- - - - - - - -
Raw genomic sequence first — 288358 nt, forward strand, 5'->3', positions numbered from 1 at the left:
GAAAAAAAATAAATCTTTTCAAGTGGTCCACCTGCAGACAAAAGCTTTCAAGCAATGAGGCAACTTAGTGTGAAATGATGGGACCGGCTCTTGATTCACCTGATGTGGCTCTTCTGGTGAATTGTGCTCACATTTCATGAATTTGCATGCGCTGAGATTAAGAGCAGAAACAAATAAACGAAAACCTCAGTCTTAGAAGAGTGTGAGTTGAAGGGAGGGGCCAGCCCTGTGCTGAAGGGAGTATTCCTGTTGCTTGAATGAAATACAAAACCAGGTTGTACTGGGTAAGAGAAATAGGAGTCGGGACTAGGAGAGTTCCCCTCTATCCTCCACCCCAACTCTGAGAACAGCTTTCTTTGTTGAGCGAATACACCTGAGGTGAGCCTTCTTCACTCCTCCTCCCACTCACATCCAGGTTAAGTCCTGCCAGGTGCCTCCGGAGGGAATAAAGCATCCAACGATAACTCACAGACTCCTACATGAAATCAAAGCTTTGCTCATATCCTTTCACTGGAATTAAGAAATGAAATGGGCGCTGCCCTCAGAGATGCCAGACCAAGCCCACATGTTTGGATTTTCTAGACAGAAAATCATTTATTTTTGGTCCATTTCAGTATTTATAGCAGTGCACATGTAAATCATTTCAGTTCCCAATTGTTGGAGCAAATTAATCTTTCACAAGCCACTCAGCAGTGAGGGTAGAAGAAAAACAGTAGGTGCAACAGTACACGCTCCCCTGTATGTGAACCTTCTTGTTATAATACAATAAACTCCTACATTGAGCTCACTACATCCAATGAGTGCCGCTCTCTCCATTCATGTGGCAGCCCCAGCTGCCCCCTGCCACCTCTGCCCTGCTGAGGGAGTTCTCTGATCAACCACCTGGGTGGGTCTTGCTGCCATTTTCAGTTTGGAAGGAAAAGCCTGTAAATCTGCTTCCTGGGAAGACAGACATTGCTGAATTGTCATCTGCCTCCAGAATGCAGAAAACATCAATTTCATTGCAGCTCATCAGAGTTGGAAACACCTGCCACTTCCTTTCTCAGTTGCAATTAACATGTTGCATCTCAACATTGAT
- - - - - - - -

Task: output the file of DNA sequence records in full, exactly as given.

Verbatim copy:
Raw genomic sequence first — 288358 nt, forward strand, 5'->3', positions numbered from 1 at the left:
GAAAAAAAATAAATCTTTTCAAGTGGTCCACCTGCAGACAAAAGCTTTCAAGCAATGAGGCAACTTAGTGTGAAATGATGGGACCGGCTCTTGATTCACCTGATGTGGCTCTTCTGGTGAATTGTGCTCACATTTCATGAATTTGCATGCGCTGAGATTAAGAGCAGAAACAAATAAACGAAAACCTCAGTCTTAGAAGAGTGTGAGTTGAAGGGAGGGGCCAGCCCTGTGCTGAAGGGAGTATTCCTGTTGCTTGAATGAAATACAAAACCAGGTTGTACTGGGTAAGAGAAATAGGAGTCGGGACTAGGAGAGTTCCCCTCTATCCTCCACCCCAACTCTGAGAACAGCTTTCTTTGTTGAGCGAATACACCTGAGGTGAGCCTTCTTCACTCCTCCTCCCACTCACATCCAGGTTAAGTCCTGCCAGGTGCCTCCGGAGGGAATAAAGCATCCAACGATAACTCACAGACTCCTACATGAAATCAAAGCTTTGCTCATATCCTTTCACTGGAATTAAGAAATGAAATGGGCGCTGCCCTCAGAGATGCCAGACCAAGCCCACATGTTTGGATTTTCTAGACAGAAAATCATTTATTTTTGGTCCATTTCAGTATTTATAGCAGTGCACATGTAAATCATTTCAGTTCCCAATTGTTGGAGCAAATTAATCTTTCACAAGCCACTCAGCAGTGAGGGTAGAAGAAAAACAGTAGGTGCAACAGTACACGCTCCCCTGTATGTGAACCTTCTTGTTATAATACAATAAACTCCTACATTGAGCTCACTACATCCAATGAGTGCCGCTCTCTCCATTCATGTGGCAGCCCCAGCTGCCCCCTGCCACCTCTGCCCTGCTGAGGGAGTTCTCTGATCAACCACCTGGGTGGGTCTTGCTGCCATTTTCAGTTTGGAAGGAAAAGCCTGTAAATCTGCTTCCTGGGAAGACAGACATTGCTGAATTGTCATCTGCCTCCAGAATGCAGAAAACATCAATTTCATTGCAGCTCATCAGAGTTGGAAACACCTGCCACTTCCTTTCTCAGTTGCAATTAACATGTTGCATCTCAACATTGAT